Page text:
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I would like to learn a functional language in order to broaden my horizon. I have knowledge of Python and C/C++ and I want a language to be easy to learn from someone who comes from the imperative domain of languages. I don't care if the language is powerful enough. I just want a language in order to learn the basic of functional programming and then I will try for a more difficult (and powerful language).


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closed as primarily opinion-based by Rainer Joswig, Paul Tyng, nwellnhof, David, Omar Nov 14 '13 at 2:11

Many good questions generate some degree of opinion based on expert experience, but answers to this question will tend to be almost entirely based on opinions, rather than facts, references, or specific expertise.If this question can be reworded to fit the rules in the help center, please edit the question.

Haskell is often recommended to learn functional paradigm as it is pure. It is not easy, but maybe you could get confused by mixing procedural and functional paradigm in other languages (Scala and others). – MatijaSh Jul 13 '12 at 12:12
up vote 8 down vote accepted

I recommend pure-lang for these pedagogical ends. It's also plenty powerful. If you want something more popular / with more community support, then I'd recommend Scheme or OCaml, depending on whether you'd rather deal with unfamiliar syntax (go with Scheme) or deal with unfamiliar typing (go with OCaml) first. SML and F# are only slightly different from OCaml. Others have or will mention Clojure, Scala, and Haskell.

Clojure is a variant of Scheme, with its own idiosyncracies (e.g. no tail-call optimization), so using it would be a way of starting with Scheme. I'd expect you'd have an easier time with a less idiosyncratic Scheme implementation though. Racket is what's often used for teaching. Scala looks to be fundamentally similar to OCaml, but this is based on only casual familiarity.

Unlike Haskell, the other languages mentioned all have two advantages: (1) evaluation-order is eager by default, though you can get lazy evaluation by specifically requesting it. In Haskell's the reverse. (2) Mutation is available, though much of the libraries and code you'll see doesn't use it. I actually think it's pedagogically better to learn functional programming while at the same time having an eye on how it interacts with side-effects, and working your way to monadic-style composition somewhat down the road. So I think this is an advantage. Some will tell you that it's better to be thrown into Haskell's more-quarantined handling of mutaton first, though.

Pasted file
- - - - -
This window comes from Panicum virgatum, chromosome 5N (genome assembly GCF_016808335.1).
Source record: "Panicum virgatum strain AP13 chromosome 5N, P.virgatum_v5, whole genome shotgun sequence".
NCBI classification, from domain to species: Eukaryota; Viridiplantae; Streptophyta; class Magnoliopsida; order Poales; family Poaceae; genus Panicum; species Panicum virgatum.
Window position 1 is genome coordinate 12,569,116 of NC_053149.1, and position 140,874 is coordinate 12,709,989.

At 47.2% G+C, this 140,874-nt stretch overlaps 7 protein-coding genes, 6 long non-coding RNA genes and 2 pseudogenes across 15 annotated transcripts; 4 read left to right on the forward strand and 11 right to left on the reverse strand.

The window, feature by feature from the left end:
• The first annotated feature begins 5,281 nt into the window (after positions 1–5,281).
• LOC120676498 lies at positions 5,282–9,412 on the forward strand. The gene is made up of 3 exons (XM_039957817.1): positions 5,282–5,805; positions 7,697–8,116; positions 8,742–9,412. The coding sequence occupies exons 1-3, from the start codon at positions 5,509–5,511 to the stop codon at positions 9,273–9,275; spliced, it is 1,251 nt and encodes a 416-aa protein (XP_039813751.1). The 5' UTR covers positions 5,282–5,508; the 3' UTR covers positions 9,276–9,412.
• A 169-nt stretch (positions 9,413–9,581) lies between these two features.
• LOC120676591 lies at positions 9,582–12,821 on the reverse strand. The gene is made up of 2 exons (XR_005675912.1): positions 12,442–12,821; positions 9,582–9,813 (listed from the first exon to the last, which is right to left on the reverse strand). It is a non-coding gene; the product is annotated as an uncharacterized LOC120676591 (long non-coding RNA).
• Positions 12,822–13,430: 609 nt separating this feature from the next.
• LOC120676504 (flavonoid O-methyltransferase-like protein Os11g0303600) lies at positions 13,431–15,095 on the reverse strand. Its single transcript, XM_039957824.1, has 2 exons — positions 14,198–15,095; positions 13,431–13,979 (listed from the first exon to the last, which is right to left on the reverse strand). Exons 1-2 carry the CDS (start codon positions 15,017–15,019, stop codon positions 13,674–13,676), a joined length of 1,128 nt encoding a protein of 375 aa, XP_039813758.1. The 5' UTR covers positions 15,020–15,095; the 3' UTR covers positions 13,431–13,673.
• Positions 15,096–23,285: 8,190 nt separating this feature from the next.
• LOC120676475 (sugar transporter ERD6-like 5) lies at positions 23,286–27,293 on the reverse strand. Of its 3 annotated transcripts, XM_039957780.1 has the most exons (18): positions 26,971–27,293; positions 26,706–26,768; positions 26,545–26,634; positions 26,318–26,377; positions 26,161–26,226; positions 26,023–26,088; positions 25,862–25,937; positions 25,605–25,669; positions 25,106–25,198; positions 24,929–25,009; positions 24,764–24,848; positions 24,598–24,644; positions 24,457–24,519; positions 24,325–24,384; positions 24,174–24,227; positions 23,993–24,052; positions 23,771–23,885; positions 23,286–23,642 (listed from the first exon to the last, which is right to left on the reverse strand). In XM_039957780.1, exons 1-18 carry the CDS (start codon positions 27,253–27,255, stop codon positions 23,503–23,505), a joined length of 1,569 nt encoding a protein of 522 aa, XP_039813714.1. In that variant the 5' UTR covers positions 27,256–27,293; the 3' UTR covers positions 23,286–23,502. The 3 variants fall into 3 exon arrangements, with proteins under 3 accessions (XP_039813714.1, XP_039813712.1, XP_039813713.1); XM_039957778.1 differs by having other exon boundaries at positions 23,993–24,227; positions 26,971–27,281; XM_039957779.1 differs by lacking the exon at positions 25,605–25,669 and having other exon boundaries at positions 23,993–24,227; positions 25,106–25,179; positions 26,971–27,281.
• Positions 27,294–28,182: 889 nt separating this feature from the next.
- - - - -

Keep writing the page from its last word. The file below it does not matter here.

Robert Harper at CMU has some nice blog posts on teaching functional programming. As I understand, he also prefers languages like OCaml for teaching.

Among the three classes of languages I recommended (Pure, Scheme and friends, OCaml and friends), the first two have dynamic typing. The first and third have explicit reference cells (as though in Python, you restricted yourself to never reassiging a variable but you could still change what's stored at a list index). Scheme has implicit reference cells: variables themselves look mutable, as in C and Python, and the reference cell handling is done under the covers. In languages like that, you often have some form of explicit reference cell available too (as in the example I just gave in Python, or using mutable pairs/lists in other Schemes, including the Scheme standard, those are the default pairs/lists).

One virtue Haskell does have is some textbooks are appearing for it. (I mean this sincerely, not snarkily.) What books/resources to use is another controversial issue with many wars/closed questions. SICP as others have recommended has many fans and also some critics. There seem to me to be many good choices. I won't venture further into those debates.

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At first, read Structure and Implementation of Computer Programs. I recommend Lisp (for, example, it's dialect Scheme) as first functional programming language.

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I agree with your suggestion. I have myself benefited a lot from SICP and doing the exercises. I will also strongly recommend to study SICP. – weima Jul 13 '12 at 12:32

Another option is Clojure, which I'm given to understand is more "purely" functional than Scheme/Racket (don't ask me about the details here) and possibly similar enough to let you use it in conjunction with SICP (Structure and Interpretation of Computer Programs, a highly recommended book also suggested by another answer).

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This question is probably off-topic because it is going to result in endless language wars, but here's a general bit of advice: